Just when I was looking for a book to sweep me away, something fun to read, yet deeply insightful, Nathan Hill’s The Nix came haunting. In a good way though. The dreaming-about-reading-it-when-you’re-not kind.
“So we travel from the rolling darkness of pre-WWII Norway; to the ignorant fields of post-war Iowa; to the hippie and fascist infested streets of 1968 Chicago; to the doldrums and deviance of ‘80s suburbia; to the bloody absurdity of Iraq; to the failing entitlement of today’s college campus; to the vast, violent, magical “World of Elfscape.”
Nathan Hill’s main character, early 30s, sliding-by-lit professor/failed novelist, Samuel Andresen-Anderson, may indeed be haunted – or that could just be bad luck. Or possibly karma. Regardless, Samuel’s mother, Faye, who abandoned him just on the verge of puberty, certainly is, by mischievous Norse gnomes, no less. Not that this is a ghost story as much as a family drama/historical fiction/scathing satire that just happens to be influenced by ghosts.
But trying to put The Nix into any genre would discredit the 11 years of layering and “like ten drafts” that went into Hill’s debut novel. The present day of the novel takes place in 2011, 20 years after Faye left. Samuel prosaically teaches crappy uninspired students at a crappy liberal arts college by day. Then at night, he uses his high speed professorial internet connection to stage gloriously successful “World of Elscape” raids.
His life becomes evermore eventful when long-lost Faye shows up on all the news channels throwing pebbles at ultra-conservative presidential candidate Governor Packer, who actually carries a sidearm. As the story unfurls, Samuel, and America, find out that Faye was arrested once before: at the 1968 Democratic National Convention. When Samuel’s publisher, Guy Periwinkle, comes to collect the book he’s owed, with threats of lawsuits and foreclosures and such, Samuel offers up the only thing he’s really got: Faye’s tell-all story.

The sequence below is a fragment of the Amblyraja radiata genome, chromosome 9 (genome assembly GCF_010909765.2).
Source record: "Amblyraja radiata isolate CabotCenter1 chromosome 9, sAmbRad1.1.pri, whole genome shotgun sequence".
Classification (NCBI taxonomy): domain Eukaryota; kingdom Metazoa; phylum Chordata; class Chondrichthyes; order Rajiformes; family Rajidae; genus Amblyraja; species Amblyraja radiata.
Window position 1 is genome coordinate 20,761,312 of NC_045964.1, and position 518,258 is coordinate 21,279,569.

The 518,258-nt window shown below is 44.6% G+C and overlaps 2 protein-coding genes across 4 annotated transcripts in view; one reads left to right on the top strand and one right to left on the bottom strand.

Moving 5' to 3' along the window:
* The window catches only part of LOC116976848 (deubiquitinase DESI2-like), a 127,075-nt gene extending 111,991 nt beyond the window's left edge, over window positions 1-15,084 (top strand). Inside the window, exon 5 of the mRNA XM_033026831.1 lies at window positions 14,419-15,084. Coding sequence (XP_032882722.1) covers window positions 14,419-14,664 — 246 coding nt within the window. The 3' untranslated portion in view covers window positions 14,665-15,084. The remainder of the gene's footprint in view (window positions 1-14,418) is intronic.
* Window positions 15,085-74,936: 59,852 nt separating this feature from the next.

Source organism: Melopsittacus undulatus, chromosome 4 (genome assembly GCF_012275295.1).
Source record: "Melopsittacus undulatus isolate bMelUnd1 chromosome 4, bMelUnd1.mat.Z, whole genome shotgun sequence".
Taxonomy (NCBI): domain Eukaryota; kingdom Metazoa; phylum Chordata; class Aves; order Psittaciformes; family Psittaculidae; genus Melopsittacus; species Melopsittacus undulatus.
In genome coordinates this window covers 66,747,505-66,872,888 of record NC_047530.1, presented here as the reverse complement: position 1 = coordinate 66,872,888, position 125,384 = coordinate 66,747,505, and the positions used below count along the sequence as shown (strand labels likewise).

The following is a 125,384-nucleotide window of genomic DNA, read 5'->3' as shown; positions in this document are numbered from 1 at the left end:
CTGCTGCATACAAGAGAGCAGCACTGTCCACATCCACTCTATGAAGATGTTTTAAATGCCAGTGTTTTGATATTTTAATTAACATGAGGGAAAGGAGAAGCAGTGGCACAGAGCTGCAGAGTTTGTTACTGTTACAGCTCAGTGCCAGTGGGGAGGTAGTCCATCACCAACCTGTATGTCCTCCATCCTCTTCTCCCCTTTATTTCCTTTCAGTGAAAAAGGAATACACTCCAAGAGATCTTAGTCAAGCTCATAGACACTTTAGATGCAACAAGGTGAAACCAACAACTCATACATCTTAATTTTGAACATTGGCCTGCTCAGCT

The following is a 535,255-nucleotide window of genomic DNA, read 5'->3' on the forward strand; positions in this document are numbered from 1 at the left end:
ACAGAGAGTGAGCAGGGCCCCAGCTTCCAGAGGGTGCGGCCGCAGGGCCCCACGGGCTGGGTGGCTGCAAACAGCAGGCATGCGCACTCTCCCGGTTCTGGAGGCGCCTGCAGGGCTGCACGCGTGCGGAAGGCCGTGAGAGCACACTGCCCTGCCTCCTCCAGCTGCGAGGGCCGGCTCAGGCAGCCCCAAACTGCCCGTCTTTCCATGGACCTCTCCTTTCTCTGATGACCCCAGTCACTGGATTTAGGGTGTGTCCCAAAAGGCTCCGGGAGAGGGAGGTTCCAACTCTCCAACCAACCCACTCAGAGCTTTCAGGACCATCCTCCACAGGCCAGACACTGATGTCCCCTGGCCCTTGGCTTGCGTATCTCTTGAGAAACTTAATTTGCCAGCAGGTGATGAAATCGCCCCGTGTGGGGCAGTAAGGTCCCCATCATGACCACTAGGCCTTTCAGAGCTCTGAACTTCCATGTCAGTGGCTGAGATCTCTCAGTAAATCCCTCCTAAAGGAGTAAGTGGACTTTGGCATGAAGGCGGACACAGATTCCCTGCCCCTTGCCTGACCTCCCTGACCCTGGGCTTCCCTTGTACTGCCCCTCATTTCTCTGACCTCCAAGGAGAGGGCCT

So we travel from the rolling darkness of pre-WWII Norway; to the ignorant fields of post-war Iowa; to the hippie and fascist infested streets of 1968 Chicago; to the doldrums and deviance of ‘80s suburbia; to the bloody absurdity of Iraq; to the failing entitlement of today’s college campus; to the vast, violent, magical “World of Elfscape.” Throughout the years and locales, Hill puts you right there, with descriptions at once accurate-to-the-smell and profoundly ridiculous. But it never gets so absurd that we lose track of the engrossing and timely story.
Along the way, it all works, hauntingly well. But it’s the frightening similarities between 1968 and now that make the The Nix so poignant — the people shouting in the street, politicians who game the system for their own nefarious gains, and a population at once complicit and offended. It’s like Periwinkle says: “Sometimes the country thinks it deserves a spanking, sometime it wants a hug… When it wants a hug, it votes Democrat. Im’ hedging on it’s a spanking moment right now.”
Well, if you need help understanding how we got so thoroughly spanked, The Nix is a great place to start.